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Pentagon Stats Show Rising Rates of US Military Child Abuse, Neglect

Child abuse is a problem – even among military families. (U.S. Air Force photo illustration/Steve White)
Child abuse is a problem – even among military families. (U.S. Air Force photo illustration/Steve White)

Child abuse and neglect cases confirmed by the U.S. military rose almost 10 percent in 2014, according to the Defense Department.

The number of incidents of child abuse and neglect increased 687 to 7,676 last year, according to Pentagon data released on Thursday. Because some cases involve more than one abuser, the actual number of victims totaled 5,838, or about a half-percent of the military's 1 million children.

Of the victims, 63 percent were neglected and 25 percent were physically abused, the figures show. About half of the adults accused in the cases were civilian parents, family members or friends while the other half were military personnel, they show.

Experts in child abuse intervention said they believe the increase represents only a fraction of the abuse occurring within the military community. Abuse and neglect often go unreported because military families don't seek mental health help or family support out of fear of harming the service member's career, they said.

"It's really the strangest thing you've ever seen," said Ambra Roberts, a crises intervention specialist who works with child protective services near Fort Benning, Georgia. "When I'm dealing with these things first hand, I'm like, 'So you didn't call the police when your husband did this?' And every time not hurting his career is their reasoning for not doing the right thing for these kids."

She said she expects both the number of reported abuse and neglect cases and the actual amount of abuse and neglect will continue to climb as service members and their families attempt to protect their chances of staying in the military.

"There has to be some sort of way that the spouse can go forward and get help for her family without fear of appraisal and reprimand of her husband's career," Roberts said.

The statistics worried military family advocates who say the bump could be a result of increased stress among military families as troop cuts continue and time at home increases.

"Lots of folks -- including us -- wondered what would happen once troops were home more after the rapid deployment pace slowed down," said Joyce Raezer, the executive director of the National Military Family Association.

"In addition to the uncertainty about downsizing, lingering effects of war and deployment and readiness  [and] stress caused by sequestration and budget cuts, there are also the financial concerns: less money because service members aren't getting the deployment pay, two years of smaller pay raises, increased housing costs, fears over stability of benefits," she added.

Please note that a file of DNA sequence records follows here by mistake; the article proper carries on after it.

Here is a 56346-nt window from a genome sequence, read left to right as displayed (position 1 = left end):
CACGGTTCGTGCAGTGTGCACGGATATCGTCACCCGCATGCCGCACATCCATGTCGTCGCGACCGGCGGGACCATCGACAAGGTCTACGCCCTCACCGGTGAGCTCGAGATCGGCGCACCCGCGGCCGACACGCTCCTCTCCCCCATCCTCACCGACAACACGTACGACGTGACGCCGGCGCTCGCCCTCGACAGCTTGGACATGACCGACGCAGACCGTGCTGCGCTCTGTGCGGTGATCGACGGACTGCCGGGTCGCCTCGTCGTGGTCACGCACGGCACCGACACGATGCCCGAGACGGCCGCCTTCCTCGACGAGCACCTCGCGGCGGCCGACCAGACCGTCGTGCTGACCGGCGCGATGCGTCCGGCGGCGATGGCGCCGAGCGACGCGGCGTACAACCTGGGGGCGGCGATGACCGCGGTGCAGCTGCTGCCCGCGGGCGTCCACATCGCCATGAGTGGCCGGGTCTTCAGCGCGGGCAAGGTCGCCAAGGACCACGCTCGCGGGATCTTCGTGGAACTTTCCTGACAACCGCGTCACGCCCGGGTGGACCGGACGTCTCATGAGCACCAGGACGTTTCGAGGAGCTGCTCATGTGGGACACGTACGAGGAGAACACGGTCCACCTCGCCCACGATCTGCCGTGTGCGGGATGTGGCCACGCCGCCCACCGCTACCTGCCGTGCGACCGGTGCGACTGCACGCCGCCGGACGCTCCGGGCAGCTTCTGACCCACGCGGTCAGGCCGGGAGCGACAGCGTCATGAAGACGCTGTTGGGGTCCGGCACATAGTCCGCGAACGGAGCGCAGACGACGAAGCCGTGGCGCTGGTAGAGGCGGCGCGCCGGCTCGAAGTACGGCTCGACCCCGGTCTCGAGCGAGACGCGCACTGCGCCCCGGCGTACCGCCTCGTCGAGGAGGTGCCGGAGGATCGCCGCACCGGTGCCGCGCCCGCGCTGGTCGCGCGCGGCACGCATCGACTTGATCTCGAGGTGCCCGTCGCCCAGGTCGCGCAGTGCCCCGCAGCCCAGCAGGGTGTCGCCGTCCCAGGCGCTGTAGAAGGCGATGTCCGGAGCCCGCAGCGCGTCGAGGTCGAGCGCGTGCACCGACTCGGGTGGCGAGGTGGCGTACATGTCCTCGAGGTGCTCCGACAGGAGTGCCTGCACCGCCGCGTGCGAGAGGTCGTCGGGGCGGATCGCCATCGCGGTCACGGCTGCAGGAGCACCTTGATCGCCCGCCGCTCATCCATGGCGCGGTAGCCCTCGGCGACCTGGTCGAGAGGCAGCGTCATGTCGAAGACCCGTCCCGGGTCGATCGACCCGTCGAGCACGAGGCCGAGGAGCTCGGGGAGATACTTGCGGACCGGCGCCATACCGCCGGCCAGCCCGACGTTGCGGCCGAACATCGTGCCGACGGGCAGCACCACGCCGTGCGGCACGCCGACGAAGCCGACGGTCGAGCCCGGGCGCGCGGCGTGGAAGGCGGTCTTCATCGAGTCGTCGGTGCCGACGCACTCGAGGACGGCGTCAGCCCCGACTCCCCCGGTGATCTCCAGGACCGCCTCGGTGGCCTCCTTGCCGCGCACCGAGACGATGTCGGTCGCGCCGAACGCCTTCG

The issue should raise a red flag at the Pentagon, according to Karen Golden, a military family lobbyist at the Military Officers Association of America.

"The alarm bell should be going off at DoD and we need to be looking at how are we working with our families," she said. "I believe DoD  will take a serious look at this and what we're going to do to address this situation, particularly in an environment where budgets are decreasing and we're concerned about full funding of family programs. Are we going to make taking care of families a priority?"

Military spouses and their children who are victims of abuse can receive protections from the military, including transitional pay and benefits, through the Family Advocacy program. To receive the financial aid, however, they have to first report the abuse to military authorities and then remain separated from their abusive service member.

Defense Department officials said they are working to get the abuse and neglect rate under control by educating families about available resources.

"The Department is launching a first-ever digital marketing strategy targeting military families via digital on-line platforms (social media, websites) they currently use in order to inform them of available resources to protect and strengthen their families," Maj. Ben Sakrisson, a Pentagon spokesman, said in a statement. "Information will be provided to drive awareness to three areas of neglect: safe sleeping, 'electronic distraction' and state requirements for children left unattended."

--Amy Bushatz can be reached at amy.bushatz@military.com.

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